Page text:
The good news, and there was one piece of it to come from the outing, was Rafael Soriano did hit 97 mph on the radar gun for the first time this season.
That, of course, was it.
Soriano's ERA ballooned to 7.84 in 11 appearances after he allowed Paul Konerko's two-run homer in the eighth.
Soriano said his problems have nothing to do with a new role or adjusting to playing in New York.
"I feel good," he said. "One bad pitch...I'm struggling right now."
He said later: "I feel good. Bad day. I'll come back tomorrow and start again...It's been a bad month. Come back next month and see what happens. I remember in '07 with Atlanta I did the same and everybody saw the numbers I put up in Atlanta."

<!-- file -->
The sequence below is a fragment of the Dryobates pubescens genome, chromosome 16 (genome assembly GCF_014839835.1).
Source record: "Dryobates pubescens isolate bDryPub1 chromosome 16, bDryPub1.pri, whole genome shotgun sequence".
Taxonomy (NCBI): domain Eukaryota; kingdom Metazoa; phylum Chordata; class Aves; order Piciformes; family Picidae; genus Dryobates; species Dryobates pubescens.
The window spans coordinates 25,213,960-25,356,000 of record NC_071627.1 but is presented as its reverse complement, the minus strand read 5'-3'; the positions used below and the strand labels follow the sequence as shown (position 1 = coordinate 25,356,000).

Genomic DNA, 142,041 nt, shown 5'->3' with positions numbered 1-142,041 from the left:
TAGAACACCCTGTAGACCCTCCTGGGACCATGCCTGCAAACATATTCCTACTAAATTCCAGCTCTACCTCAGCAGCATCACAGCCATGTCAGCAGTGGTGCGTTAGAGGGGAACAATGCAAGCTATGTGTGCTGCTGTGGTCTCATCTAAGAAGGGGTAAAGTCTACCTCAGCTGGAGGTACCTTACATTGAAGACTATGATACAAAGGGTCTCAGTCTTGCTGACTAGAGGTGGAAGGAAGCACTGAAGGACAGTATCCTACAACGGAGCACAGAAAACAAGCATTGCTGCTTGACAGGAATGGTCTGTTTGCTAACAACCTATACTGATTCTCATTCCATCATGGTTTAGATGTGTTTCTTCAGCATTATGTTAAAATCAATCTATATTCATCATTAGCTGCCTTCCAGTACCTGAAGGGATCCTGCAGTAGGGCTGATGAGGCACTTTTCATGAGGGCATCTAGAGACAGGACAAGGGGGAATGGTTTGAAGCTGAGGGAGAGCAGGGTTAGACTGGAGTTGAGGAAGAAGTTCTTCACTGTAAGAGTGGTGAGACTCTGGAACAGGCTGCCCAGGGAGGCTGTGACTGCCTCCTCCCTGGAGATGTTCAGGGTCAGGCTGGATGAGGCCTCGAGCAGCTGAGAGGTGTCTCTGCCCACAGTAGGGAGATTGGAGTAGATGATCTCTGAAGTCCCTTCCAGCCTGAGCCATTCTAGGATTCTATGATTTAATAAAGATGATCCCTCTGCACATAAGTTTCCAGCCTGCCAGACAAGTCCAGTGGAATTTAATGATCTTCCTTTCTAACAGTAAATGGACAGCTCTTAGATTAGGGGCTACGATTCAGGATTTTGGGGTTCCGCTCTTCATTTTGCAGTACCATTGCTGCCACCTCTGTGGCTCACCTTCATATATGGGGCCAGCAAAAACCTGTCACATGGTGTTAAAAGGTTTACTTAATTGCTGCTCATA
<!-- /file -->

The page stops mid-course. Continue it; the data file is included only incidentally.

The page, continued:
Joe Girardi said no one who saved 45 games in the AL East, as Soriano did last season with the Rays, could be overwhelmed with playing in New York, but he knows as well as anyone that the two situations aren't comparable.
“It’s a different animal here,” he said. “Some guys come in and the transition’s easy, some guys it can be difficult. I haven’t found the transition to be really difficult for him; I just don’t think at times he’s thrown great this year. I haven’t seen anything that would tell me he can’t handle it.”
But Soriano isn't going anywhere as Mariano Rivera's setup man.
"You have to fight your way out of it," Girardi said. "You keep using the guys and you get them on track. I haven't lost any confidence in Rafael Soriano. This is a very good pitcher that just happened to give up a two-run homer tonight. It's going to happen and it's frustrating but it's going to happen and you just have to find a way to bounce back."